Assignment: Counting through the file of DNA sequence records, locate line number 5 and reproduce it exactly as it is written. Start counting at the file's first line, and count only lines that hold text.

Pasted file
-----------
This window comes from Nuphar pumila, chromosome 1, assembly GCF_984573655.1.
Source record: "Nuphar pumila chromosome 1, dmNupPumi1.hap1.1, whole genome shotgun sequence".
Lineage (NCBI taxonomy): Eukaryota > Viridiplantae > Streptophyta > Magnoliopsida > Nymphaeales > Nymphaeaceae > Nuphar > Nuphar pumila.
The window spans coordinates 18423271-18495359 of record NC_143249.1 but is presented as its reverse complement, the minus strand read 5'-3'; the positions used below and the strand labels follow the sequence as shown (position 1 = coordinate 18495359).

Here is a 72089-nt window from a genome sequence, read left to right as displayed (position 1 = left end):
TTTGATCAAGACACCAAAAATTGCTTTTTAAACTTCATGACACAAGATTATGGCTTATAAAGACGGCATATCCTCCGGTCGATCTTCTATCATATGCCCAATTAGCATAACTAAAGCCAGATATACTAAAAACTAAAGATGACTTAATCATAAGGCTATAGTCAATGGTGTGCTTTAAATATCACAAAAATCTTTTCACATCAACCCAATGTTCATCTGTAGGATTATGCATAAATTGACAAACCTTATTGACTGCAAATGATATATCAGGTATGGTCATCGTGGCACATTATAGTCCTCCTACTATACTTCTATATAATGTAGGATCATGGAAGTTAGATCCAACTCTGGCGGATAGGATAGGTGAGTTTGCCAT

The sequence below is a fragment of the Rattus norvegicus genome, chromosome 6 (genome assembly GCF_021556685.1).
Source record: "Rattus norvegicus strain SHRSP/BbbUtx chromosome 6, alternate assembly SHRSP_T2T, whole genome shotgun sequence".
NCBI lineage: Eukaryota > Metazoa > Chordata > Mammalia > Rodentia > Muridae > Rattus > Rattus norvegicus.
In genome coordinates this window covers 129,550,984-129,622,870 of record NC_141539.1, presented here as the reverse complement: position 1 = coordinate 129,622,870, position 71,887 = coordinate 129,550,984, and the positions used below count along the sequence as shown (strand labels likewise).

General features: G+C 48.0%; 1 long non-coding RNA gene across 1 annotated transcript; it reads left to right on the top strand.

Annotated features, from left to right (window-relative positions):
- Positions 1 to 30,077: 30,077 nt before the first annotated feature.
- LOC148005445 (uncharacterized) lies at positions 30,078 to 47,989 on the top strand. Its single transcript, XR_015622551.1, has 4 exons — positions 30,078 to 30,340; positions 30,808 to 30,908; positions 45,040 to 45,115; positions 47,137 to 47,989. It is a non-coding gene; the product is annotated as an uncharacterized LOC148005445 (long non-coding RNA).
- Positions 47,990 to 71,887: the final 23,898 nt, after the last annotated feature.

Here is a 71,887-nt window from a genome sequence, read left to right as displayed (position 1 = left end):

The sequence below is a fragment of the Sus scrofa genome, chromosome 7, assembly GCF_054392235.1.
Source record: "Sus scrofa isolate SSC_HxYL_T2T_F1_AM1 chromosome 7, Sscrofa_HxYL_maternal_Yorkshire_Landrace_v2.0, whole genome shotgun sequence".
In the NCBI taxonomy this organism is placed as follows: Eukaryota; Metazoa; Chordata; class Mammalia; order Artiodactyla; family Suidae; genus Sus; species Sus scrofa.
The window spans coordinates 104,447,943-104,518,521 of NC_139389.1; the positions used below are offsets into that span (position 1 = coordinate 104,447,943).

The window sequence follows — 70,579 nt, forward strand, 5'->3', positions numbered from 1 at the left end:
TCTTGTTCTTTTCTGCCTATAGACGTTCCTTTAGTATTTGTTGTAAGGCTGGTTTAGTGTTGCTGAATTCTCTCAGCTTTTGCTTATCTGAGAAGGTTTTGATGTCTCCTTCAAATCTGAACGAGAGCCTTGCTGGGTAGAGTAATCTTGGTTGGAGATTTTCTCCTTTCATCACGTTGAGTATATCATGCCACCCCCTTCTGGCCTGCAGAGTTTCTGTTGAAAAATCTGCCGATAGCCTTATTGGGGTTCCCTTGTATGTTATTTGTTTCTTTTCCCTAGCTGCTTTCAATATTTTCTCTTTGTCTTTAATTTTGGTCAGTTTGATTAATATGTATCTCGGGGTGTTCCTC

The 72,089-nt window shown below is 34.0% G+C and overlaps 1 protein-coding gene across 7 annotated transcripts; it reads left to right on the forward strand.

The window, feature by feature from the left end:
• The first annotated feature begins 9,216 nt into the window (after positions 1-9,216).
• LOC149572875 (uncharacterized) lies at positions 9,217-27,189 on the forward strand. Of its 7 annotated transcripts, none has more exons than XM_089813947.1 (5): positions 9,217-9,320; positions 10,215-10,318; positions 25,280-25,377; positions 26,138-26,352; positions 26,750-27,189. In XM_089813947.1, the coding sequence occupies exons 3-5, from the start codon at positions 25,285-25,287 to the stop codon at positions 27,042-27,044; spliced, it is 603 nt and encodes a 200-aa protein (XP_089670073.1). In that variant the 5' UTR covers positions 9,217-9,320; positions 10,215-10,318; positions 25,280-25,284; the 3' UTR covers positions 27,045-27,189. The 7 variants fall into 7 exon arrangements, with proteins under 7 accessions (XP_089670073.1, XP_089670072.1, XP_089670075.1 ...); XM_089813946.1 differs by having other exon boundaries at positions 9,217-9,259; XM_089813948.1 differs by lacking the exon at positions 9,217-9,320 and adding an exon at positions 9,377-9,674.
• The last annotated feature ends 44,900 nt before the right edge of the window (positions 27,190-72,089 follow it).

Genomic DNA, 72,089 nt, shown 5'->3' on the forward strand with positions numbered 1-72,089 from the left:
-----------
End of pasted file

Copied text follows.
Here is a 72089-nt window from a genome sequence, read left to right as displayed (position 1 = left end):